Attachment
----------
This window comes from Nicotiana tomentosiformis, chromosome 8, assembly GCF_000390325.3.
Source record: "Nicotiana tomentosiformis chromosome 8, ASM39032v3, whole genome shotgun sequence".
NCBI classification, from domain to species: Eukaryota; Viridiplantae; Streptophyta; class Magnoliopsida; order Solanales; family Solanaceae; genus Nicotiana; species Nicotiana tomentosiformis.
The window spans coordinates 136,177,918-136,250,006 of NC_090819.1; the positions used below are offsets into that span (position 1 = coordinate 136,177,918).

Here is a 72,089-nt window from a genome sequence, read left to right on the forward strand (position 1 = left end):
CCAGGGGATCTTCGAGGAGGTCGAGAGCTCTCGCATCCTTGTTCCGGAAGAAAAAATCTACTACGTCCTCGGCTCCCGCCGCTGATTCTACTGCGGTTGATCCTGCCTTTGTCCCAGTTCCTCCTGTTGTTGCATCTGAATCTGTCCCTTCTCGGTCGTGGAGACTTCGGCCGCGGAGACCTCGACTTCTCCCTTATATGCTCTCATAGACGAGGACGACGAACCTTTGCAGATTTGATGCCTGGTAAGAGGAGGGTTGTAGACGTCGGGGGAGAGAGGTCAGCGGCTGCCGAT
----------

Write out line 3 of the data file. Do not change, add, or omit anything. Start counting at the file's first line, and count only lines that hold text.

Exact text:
NCBI classification, from domain to species: Eukaryota; Viridiplantae; Streptophyta; class Magnoliopsida; order Solanales; family Solanaceae; genus Nicotiana; species Nicotiana tomentosiformis.